Active surveillance or immediate surgery for low-risk prostate cancer: let’s look at the math


A new study has attempted to calculate the impact of age, health status, and patient preference on the relative outcomes (and merits) of immediate surgery as compared to active surveillance for the management of low-risk prostate cancer.

Liu et al. used highly structured mathematical modeling techniques the calculate the quality-adjusted life expectancies, the actual life expectancies, the prostate cancer-specific mortality rates, and the years of treatment side effects for 200,000 men diagnosed with low-risk prostate cancer and treated with either active surveillance or immediate radical prostatectomy.

They used model parameters derived from the available literature to simulate outcomes for men aged between 50 and 75 years with poor, average, or excellent health status.

The core results of this study suggest the following:

  • For 65-year-old men with low-risk disease in average health, compared to active surveillance, immediate radical surgery resulted in
    • 0.3 additional years of life expectancy
    • 1.6 additional years of impotence or incontinence
    • A 4.9 percent decrease in prostate cancer-specific mortality
    • A net difference of 0.05 fewer quality-adjusted life years.
  • Increased age and poorer baseline health status favored active surveillance.
  • With greater than 95% probability, active surveillance resulted in net benefits compared to immediate radical surgery
    • For men older than 74 years in excellent health
    • For men older than 67 years in average health
    • For men older than 54 years in poor health.
  • Patient preferences toward life under surveillance, biochemical recurrence of disease, treatment side effects, and future discount rate affected optimal management choice.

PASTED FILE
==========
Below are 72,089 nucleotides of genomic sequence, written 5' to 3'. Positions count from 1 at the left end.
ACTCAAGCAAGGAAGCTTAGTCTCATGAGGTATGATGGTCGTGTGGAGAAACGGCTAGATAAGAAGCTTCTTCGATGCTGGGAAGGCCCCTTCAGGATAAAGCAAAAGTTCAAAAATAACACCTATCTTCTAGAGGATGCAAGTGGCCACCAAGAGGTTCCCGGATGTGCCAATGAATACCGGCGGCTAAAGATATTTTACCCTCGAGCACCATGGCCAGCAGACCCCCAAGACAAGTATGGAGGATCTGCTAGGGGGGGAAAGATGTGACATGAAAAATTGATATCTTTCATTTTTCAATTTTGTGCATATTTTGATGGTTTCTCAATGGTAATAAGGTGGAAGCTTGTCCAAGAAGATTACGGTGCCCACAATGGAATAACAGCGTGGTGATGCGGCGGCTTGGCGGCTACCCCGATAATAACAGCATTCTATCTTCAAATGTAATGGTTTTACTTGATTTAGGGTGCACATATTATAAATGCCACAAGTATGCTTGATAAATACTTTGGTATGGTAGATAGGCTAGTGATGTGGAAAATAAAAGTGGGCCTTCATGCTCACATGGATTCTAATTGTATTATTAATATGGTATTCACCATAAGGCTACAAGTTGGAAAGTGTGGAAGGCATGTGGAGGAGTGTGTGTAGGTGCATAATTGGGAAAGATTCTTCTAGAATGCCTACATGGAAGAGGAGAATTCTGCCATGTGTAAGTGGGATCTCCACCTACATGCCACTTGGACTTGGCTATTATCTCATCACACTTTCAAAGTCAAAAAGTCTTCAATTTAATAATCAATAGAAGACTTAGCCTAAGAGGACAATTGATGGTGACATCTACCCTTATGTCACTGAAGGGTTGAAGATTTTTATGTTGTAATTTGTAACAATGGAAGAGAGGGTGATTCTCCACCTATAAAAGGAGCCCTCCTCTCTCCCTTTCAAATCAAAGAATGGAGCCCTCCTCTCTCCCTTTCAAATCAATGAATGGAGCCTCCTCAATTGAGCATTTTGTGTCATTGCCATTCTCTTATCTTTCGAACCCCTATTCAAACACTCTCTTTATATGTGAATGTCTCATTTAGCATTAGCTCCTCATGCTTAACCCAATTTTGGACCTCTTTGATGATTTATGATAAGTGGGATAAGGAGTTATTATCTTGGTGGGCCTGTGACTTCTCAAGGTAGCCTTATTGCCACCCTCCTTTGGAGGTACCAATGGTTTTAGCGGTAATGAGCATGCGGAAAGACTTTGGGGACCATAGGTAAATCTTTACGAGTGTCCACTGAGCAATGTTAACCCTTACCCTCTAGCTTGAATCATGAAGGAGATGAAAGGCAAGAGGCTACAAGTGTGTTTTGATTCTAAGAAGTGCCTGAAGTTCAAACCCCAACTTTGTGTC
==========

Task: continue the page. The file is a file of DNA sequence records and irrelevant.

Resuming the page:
The authors conclude (based on this purely mathematical model) that, “Older men and men in poor health are likely to have better quality adjusted life expectancy with active surveillance.” However, they go on (helpfully in our opinion) to emphasize the obvious, which is that “specific individual preferences impact optimal choices and should be a primary consideration in shared decision making.”

4 Responses

  1. It is still all about patient centered care. The patient must be given complete information from someone in the healthcare system, preferably his provider. Then how to proceed with treatment must be a shared decision. From reading posts from men with prostate cancer on this site and other sites, this just isn’t happening. We all need to work to empower men to take control of their healthcare and ensure that the healthcare system responds in a positive manner to that empowerment.

  2. It’s important to define “low risk” in terms of Gleason score (2-6), when asking if active surveillance produces results equal to or better than immediate prostate cancer surgery. What defines “low risk” in the research you’ve cited?

  3. Dear Rabbi Ed:

    In the full text of the article, the authors explicitly characterize “low risk” according to the D’Amico criteria: clinical stage T1c–T2a, PSA less than 10 ng/ml and biopsy Gleason score less than 7.

  4. More statistics, but missing the key one — doubling time. You can have “low risk”, below Gleason 6, but a fast doubling time in months. My Gleason was 5, but if I had waited a year for my next PSA it would have been above 200 because my doubling time was 3 months! If you are on active surveillance you must determine your doubling time and get frequent PSA tests.

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